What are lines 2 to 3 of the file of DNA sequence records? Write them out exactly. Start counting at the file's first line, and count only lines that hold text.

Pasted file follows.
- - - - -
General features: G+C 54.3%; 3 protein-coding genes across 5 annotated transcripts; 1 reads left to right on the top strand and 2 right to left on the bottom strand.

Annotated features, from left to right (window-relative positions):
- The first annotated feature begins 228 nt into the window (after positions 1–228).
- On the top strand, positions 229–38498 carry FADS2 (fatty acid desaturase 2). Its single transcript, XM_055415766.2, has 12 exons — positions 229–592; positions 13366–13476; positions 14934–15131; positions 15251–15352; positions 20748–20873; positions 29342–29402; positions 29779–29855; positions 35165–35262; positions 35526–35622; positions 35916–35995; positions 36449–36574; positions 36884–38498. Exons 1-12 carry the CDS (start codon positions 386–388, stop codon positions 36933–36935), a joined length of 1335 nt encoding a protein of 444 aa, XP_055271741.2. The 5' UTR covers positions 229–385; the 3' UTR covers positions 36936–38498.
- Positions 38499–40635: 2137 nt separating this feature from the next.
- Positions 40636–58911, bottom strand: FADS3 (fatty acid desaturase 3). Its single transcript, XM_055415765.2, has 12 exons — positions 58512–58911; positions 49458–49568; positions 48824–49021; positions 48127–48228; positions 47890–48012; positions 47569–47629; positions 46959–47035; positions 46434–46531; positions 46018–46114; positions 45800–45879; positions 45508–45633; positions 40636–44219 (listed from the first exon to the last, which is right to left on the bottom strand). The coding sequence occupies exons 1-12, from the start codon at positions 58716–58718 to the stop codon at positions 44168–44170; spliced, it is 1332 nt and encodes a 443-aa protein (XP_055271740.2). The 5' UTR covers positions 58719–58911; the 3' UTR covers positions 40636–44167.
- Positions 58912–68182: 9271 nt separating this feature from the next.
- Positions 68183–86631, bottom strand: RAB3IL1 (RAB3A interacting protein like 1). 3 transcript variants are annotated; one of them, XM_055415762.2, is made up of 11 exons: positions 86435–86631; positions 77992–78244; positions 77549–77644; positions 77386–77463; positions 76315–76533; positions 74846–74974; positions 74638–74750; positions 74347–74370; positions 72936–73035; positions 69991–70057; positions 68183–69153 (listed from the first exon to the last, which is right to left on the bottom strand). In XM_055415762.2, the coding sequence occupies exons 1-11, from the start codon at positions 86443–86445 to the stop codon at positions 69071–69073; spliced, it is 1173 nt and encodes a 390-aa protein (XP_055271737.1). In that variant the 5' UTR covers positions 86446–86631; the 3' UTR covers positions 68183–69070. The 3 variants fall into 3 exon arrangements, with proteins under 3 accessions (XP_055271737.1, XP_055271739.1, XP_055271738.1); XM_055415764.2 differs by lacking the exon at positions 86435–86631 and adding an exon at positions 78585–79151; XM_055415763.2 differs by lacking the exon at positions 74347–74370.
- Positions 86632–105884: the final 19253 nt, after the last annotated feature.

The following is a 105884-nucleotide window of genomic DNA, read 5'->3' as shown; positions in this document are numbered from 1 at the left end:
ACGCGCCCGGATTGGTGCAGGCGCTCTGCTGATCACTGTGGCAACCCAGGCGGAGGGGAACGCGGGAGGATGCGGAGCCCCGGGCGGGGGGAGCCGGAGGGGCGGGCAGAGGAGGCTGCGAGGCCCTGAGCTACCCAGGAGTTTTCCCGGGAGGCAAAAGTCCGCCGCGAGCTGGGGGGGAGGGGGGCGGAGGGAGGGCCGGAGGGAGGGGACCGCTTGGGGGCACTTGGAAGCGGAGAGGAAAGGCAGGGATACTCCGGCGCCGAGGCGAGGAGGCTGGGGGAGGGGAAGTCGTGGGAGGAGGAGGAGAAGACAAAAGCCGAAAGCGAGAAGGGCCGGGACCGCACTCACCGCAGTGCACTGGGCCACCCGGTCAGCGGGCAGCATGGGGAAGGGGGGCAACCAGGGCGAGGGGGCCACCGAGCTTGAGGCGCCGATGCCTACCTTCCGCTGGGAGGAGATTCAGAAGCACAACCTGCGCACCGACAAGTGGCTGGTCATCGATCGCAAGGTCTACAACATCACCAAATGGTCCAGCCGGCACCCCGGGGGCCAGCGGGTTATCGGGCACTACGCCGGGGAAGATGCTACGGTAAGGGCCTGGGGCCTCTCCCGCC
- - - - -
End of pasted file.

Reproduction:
Annotated features, from left to right (window-relative positions):
- The first annotated feature begins 228 nt into the window (after positions 1–228).